November 24, 2016
Our fifth, and last full day in Bogota, began in the style we'd been accustomed to: with a huge, delicious breakfast at one of the nearby bakeries. After finishing breakfast, I was pretty sure I wouldn't need to eat for the rest of the day.
We then made our way back to the historic downtown area where we hoped we'd catch a view from the tallest building in Bogota. Alas, the building was closed. But we rolled with it, opting to head towards the famous Botero museum and shop along the way.
As we approached the main square in the center of the historic district the police and military presence started to vastly increase. We skirted around barriers keeping traffic out and men armed with assault weapons. Finally, we entered the main square and found a healthy crowd of people hanging out. Apparently, nearby they were signing the peace treaty between the Colombian government and the FARC. In the time it took us to figure out where to eat, the deed seemed to have been done, as the police and military dispersed without incident.
After lunch we made it to the Botero museum. Botero, apparently Colombia's most famous artist, is known for his distinctively chubby subjects. I have to admit, I got a kick out of them, though Shira was less impressed. Also at the Botero museum were a number of other works by famous painters, including Monet and Picasso. The whole experience was like taking in an art museuem in the most fun possible way.
After browsing art, it was time to get down to the real matter at hand: emerald shopping. Colombia is well known for its emeralds and the 'Emerald Trade Center' is a location in Bogota packed full of small shops all selling little chunks of green perfection. Like a walk through an art museum, Shira didn't rush the experience. Instead, we browsed every shop in the whole place at least once and finally settled on one particular piece she liked. Some store keepers in the center spoke English, but alas, the place that had the piece we liked, only spoke Spanish. Not to worry, between pointing and Google translate we got the transaction done.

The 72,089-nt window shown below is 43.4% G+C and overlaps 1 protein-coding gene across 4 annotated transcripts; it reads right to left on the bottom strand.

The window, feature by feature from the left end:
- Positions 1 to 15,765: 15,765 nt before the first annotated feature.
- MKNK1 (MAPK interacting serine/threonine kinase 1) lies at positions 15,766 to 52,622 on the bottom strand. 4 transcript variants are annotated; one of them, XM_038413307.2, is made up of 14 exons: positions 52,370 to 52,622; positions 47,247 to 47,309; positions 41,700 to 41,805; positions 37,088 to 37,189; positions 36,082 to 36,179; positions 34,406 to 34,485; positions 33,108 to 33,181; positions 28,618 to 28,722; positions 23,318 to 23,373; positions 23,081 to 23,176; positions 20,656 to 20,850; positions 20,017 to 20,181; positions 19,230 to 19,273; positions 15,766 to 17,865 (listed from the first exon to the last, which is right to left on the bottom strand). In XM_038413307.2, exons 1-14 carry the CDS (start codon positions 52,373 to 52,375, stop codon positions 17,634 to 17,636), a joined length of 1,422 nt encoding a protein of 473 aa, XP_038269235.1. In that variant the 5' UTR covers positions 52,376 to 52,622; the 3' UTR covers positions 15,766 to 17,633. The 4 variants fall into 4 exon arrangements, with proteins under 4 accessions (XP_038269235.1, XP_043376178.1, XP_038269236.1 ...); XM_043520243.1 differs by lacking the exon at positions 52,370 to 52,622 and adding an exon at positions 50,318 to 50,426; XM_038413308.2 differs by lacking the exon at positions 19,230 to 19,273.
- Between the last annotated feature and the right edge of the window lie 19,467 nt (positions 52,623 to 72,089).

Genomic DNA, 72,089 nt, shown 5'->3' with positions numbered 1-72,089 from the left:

When we finally settled on a price we had just one more detail to accomplish: we needed to withdraw over a million pesos from an ATM. Is such a thing even possible? We didn't know. But off we went to find out. Although it took a couple of attempts, we eventually did get the wad of cash we needed and made it back to the jewelry store. The whole experience was a positive one, and finally a non-bakery experience that Shira could get behind.
The next day we'd be leaving for Cartagena. To fully prepare, after our day of roaming the city, we plopped ourselves on the couch with our friends and watched "Romancing the Stone." I'd seen the movie years ago, and enjoyed it then. I have to say, it's held up well and was still quite watchable. Sure, the 80's action seems like little more than a Universal Studios attraction (so many bullets fired, so few people hit), but the story is still a good one.